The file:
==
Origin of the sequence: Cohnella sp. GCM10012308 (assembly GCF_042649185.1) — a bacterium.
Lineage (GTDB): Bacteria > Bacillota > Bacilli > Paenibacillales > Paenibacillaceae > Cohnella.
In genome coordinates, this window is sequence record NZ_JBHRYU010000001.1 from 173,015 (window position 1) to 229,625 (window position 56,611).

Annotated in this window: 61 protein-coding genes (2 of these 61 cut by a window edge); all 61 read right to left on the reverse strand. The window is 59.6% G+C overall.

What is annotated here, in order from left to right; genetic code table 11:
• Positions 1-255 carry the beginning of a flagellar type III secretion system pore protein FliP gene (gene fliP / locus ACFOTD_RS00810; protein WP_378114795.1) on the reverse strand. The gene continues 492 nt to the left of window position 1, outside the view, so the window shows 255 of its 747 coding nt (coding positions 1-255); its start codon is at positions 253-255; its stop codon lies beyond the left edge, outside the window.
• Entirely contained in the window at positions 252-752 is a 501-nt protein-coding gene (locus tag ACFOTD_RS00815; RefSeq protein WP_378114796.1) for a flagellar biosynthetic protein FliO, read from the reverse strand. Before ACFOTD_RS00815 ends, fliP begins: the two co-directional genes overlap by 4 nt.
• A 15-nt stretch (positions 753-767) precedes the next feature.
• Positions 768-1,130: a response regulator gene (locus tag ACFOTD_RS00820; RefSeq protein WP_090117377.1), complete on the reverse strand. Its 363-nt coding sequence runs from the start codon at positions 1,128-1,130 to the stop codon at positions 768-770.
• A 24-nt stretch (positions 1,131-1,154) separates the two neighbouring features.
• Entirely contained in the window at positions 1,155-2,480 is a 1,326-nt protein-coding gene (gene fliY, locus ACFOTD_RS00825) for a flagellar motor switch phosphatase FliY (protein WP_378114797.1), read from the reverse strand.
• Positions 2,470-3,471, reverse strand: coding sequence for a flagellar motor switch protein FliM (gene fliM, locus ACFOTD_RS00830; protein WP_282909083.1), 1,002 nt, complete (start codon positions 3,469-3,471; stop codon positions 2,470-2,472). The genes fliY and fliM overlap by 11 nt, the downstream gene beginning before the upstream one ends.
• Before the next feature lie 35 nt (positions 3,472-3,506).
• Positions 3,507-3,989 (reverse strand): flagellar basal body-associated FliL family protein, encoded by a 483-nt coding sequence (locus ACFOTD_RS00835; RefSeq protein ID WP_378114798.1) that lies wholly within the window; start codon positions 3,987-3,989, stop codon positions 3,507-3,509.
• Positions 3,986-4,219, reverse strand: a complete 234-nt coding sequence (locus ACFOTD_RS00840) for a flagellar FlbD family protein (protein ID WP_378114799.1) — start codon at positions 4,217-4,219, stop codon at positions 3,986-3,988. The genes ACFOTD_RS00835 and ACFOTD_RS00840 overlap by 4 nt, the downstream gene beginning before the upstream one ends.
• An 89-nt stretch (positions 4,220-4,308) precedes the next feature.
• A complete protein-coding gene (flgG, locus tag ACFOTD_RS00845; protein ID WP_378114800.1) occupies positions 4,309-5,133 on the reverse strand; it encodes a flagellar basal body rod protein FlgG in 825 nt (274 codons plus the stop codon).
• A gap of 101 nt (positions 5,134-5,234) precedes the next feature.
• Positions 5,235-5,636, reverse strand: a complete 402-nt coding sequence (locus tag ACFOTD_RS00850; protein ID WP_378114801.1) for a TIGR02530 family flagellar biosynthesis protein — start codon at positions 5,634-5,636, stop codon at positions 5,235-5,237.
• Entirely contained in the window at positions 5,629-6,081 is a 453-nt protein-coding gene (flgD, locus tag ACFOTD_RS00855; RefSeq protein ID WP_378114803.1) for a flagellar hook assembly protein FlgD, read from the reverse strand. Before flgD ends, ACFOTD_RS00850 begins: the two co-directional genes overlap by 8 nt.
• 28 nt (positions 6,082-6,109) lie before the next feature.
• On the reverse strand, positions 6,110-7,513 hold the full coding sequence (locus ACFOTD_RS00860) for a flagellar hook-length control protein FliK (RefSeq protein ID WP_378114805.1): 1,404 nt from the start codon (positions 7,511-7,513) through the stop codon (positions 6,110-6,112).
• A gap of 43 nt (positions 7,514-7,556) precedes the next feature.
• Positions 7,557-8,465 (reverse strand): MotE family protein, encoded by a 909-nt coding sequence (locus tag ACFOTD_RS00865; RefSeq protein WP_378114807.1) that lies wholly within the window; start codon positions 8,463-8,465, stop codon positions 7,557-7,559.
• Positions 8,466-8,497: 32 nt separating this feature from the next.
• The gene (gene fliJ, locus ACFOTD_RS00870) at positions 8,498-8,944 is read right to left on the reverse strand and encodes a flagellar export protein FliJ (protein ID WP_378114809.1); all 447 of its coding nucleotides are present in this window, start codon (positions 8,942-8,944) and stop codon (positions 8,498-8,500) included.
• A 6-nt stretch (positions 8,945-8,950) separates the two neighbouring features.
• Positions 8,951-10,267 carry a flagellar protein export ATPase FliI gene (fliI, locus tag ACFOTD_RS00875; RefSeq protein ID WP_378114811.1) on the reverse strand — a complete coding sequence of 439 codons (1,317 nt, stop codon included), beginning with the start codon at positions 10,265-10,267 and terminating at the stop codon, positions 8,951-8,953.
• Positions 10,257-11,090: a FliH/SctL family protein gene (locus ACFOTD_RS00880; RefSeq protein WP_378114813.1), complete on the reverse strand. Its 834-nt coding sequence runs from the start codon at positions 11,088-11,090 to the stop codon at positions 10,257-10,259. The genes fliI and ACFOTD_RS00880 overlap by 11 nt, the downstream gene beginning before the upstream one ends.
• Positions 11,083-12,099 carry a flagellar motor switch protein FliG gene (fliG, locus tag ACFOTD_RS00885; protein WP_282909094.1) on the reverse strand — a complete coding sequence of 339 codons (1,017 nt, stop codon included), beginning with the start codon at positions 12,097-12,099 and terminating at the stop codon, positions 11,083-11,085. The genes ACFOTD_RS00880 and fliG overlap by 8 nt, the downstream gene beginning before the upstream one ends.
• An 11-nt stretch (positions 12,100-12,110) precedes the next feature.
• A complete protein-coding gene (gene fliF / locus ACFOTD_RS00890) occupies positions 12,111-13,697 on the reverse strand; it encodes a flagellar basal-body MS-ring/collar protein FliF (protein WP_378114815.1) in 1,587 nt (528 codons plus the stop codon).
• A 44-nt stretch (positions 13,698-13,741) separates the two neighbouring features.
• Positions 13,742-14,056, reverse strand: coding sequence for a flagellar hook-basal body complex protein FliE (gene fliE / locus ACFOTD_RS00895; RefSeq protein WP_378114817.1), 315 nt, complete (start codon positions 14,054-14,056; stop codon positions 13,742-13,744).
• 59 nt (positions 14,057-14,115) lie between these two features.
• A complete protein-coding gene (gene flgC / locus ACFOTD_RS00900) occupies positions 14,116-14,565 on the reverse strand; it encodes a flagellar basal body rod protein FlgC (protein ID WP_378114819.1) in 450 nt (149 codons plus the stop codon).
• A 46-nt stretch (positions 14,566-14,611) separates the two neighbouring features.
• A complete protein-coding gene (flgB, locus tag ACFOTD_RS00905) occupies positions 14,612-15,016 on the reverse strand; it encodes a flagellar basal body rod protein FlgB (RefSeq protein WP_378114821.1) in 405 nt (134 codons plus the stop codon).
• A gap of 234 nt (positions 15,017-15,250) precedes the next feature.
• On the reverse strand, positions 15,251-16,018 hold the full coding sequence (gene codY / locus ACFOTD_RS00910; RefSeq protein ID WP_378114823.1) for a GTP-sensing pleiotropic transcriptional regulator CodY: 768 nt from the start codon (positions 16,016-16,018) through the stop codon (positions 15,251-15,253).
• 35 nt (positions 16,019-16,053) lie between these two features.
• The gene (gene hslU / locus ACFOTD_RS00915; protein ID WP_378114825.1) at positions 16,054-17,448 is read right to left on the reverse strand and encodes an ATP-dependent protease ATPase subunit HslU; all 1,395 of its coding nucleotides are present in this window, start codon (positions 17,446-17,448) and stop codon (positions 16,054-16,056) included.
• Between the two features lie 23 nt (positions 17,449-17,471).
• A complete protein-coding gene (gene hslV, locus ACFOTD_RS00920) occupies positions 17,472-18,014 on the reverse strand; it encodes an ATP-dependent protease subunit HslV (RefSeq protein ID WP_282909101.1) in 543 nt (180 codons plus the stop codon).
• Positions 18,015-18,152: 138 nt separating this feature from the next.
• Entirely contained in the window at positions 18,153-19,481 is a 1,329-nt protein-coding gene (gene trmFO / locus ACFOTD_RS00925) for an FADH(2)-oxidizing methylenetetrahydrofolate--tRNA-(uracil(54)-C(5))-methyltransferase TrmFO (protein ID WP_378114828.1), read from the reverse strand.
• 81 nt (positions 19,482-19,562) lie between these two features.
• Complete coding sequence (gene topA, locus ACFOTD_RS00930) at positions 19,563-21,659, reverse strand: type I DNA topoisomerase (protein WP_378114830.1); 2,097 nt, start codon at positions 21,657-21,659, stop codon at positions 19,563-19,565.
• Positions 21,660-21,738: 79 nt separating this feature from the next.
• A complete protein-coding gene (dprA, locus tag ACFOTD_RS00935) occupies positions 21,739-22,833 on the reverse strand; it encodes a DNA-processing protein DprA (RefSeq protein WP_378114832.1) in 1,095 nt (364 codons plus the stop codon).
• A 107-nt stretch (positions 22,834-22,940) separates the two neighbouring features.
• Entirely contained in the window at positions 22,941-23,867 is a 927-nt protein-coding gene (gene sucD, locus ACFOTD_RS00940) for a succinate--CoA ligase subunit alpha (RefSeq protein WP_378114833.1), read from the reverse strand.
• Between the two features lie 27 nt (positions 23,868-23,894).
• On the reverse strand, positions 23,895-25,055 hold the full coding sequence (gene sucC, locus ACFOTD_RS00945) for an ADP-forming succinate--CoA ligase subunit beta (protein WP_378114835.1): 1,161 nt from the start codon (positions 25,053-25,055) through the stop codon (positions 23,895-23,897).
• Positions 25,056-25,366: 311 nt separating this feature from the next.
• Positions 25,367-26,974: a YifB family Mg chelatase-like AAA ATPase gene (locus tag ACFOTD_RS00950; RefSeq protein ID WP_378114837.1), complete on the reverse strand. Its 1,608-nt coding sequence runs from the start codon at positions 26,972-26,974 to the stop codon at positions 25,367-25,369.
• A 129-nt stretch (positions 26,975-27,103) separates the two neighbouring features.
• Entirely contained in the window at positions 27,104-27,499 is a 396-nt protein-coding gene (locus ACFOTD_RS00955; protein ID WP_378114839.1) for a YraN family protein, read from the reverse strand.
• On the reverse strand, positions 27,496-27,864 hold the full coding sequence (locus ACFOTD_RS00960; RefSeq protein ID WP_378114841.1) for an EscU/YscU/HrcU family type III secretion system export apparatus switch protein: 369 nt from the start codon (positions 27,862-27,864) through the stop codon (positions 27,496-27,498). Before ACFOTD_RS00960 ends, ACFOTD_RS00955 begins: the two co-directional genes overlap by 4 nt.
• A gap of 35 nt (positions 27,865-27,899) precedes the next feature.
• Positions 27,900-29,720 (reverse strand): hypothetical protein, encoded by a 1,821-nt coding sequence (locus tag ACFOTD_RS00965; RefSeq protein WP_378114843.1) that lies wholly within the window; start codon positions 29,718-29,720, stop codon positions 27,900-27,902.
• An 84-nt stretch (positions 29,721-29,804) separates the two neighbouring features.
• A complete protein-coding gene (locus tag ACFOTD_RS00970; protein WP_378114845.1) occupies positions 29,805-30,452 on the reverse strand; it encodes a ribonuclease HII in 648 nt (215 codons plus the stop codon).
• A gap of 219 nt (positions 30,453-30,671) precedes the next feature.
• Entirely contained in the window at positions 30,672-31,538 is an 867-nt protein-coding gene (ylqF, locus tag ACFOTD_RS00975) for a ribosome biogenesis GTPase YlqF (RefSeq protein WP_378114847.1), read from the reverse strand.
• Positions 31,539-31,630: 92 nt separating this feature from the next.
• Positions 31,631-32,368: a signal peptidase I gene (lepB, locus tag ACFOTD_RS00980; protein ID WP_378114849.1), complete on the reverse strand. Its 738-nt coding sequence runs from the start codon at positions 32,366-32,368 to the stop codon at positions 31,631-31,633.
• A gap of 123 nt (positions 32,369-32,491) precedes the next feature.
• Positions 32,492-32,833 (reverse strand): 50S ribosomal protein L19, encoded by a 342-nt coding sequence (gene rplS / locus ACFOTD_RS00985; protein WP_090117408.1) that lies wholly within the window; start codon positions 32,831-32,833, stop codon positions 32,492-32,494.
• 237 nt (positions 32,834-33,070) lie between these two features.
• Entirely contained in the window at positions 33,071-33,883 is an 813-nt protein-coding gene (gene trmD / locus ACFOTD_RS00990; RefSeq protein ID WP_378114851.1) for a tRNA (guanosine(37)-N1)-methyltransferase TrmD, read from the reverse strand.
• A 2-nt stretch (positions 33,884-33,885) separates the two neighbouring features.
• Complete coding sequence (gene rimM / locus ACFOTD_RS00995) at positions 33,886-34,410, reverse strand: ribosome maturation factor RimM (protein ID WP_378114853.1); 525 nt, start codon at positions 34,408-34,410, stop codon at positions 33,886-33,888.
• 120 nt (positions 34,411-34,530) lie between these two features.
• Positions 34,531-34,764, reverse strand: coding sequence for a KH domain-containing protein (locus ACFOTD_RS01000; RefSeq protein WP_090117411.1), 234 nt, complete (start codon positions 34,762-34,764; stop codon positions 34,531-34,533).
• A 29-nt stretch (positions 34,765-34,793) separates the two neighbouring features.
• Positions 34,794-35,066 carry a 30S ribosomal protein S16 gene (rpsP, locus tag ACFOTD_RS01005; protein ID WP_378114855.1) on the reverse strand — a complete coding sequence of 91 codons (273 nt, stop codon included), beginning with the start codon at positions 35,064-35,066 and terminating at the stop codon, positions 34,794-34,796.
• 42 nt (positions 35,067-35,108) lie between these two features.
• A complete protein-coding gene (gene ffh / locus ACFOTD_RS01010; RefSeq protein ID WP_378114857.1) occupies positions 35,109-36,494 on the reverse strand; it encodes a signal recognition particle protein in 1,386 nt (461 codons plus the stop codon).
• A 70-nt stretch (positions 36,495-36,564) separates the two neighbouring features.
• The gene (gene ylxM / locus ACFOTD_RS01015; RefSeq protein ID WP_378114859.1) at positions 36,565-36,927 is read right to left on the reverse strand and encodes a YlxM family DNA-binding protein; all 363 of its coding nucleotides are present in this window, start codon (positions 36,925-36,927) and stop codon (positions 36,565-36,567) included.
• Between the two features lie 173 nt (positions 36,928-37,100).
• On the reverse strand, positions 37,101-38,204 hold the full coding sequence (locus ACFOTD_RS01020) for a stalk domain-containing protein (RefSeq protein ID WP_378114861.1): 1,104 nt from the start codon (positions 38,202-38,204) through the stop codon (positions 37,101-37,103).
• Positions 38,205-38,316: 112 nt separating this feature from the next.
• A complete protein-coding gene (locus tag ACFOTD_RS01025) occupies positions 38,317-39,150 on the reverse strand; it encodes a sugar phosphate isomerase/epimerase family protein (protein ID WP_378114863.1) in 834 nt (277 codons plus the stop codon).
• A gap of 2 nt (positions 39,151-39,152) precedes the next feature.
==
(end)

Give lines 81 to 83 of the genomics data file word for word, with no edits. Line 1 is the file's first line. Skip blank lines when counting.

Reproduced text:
• The gene (gene ylxM / locus ACFOTD_RS01015; RefSeq protein ID WP_378114859.1) at positions 36,565-36,927 is read right to left on the reverse strand and encodes a YlxM family DNA-binding protein; all 363 of its coding nucleotides are present in this window, start codon (positions 36,925-36,927) and stop codon (positions 36,565-36,567) included.
• Between the two features lie 173 nt (positions 36,928-37,100).
• On the reverse strand, positions 37,101-38,204 hold the full coding sequence (locus ACFOTD_RS01020) for a stalk domain-containing protein (RefSeq protein ID WP_378114861.1): 1,104 nt from the start codon (positions 38,202-38,204) through the stop codon (positions 37,101-37,103).